Reason:”In a State of Emergency, the President Can Control Your Phone, Your TV, and Even Your Light Switches”

December 11, 1941, is not nearly as memorable a date as the one that lives in infamy. But that Thursday after Pearl Harbor is still an important moment in American history, because it’s the day that Germany declared war on the United States and the U.S. immediately reciprocated. And it was on that date that President Franklin Roosevelt told his press secretary, Stephen T. Early, that the government should take over one of the national broadcast networks.

Early informed James L. Fly, the chairman of the Federal Communications Commission (FCC) and director of the newly created Defense Communications Board (DCB), that Roosevelt had personally directed Fly to acquire a national broadcast network for the government. The DCB had been created for just such a national emergency: Its mandate was to coordinate all communications (both military and civilian) in case of war or another national emergency. Both the FCC and the DCB were empowered by Section 606 of the 1934 Communications Act, which expressly gave the president full control over electronic transmissions in such circumstances.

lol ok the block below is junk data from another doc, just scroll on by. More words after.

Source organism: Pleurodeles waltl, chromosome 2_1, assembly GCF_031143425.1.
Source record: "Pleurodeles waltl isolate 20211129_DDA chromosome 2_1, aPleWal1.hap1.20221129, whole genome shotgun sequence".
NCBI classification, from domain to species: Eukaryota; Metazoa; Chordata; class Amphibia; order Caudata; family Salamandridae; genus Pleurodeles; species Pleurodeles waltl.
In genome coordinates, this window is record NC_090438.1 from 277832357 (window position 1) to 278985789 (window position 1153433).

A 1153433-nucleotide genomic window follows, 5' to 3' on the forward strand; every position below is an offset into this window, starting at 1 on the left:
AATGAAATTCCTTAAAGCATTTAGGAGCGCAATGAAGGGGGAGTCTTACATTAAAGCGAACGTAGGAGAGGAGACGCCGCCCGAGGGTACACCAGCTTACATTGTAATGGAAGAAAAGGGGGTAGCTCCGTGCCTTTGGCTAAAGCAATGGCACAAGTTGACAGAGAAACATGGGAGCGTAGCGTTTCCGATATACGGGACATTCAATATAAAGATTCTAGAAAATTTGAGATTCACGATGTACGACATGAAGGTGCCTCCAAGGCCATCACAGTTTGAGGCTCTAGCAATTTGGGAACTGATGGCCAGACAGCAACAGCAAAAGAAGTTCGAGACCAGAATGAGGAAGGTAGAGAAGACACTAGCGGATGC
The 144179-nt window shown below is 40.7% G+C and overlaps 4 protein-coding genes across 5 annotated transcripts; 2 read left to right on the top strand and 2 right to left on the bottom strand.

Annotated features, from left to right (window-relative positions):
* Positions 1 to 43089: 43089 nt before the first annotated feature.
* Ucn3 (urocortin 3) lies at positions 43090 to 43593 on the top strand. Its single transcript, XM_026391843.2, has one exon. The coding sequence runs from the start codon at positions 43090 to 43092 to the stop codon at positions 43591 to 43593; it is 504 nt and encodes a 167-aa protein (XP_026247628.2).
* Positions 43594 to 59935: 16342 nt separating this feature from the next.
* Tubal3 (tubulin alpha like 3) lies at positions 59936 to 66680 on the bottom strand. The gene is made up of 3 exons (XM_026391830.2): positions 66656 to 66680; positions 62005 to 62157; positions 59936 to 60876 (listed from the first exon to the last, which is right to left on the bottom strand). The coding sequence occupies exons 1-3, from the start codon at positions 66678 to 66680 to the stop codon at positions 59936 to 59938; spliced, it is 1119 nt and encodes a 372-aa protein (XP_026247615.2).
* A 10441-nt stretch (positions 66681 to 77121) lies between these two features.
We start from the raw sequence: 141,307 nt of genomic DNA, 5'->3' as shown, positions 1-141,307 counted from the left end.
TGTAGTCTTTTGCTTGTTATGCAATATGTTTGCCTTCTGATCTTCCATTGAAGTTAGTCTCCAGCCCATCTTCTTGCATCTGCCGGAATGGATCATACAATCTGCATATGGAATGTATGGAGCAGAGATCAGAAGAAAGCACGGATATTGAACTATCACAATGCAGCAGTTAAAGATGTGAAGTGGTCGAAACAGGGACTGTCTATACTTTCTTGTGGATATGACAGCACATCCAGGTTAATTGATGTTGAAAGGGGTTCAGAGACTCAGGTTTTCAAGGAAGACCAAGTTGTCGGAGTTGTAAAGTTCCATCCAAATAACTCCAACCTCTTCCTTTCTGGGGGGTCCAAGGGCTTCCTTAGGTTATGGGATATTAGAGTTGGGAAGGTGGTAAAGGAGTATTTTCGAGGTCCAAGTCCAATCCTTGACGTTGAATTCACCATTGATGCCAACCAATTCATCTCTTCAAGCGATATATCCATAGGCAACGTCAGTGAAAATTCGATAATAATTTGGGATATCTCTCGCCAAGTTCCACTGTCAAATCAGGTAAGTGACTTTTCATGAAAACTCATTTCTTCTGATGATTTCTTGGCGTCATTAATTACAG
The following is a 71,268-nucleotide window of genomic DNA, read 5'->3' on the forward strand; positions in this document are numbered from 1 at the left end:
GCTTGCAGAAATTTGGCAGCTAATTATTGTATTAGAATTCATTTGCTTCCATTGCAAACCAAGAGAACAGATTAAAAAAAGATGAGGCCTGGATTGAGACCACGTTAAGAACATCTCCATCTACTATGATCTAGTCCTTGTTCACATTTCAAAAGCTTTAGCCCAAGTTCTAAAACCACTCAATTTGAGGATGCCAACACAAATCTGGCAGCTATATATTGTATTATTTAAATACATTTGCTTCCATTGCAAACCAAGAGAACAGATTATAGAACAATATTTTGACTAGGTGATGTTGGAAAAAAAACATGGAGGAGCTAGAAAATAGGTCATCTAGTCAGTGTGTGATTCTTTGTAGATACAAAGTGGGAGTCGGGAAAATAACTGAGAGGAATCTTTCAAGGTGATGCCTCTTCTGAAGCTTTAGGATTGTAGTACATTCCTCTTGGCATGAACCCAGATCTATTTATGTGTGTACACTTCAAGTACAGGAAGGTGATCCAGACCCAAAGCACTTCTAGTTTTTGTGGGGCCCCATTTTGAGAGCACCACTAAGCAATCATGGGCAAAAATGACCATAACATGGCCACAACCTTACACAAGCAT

Section 606(c), in particular, gave the president full control to suspend and commandeer the country’s entire electronic regulatory system. “Upon proclamation by the President that there exists war or a threat of war, or a state of public peril or disaster or other national emergency, or in order to preserve the neutrality of the United States,” the law said, the president “may suspend or amend, for such time as he may see fit, the rules and regulations applicable to any or all stations or devices capable of emitting electromagnetic radiations within the jurisdiction of the United States as prescribed by the Commission.” He had the power to shut down any radio station—”or any device capable of emitting electromagnetic radiations between 10 kilocycles and 100,000 megacycles, which is suitable for use as a navigational aid beyond five miles”—and could commandeer its equipment, “upon just compensation to the owners.”

Full commentary by Michael J Sokolow @ Reason http://reason.com/archives/2019/02/15/in-a-state-of-emergency-the-president-ca

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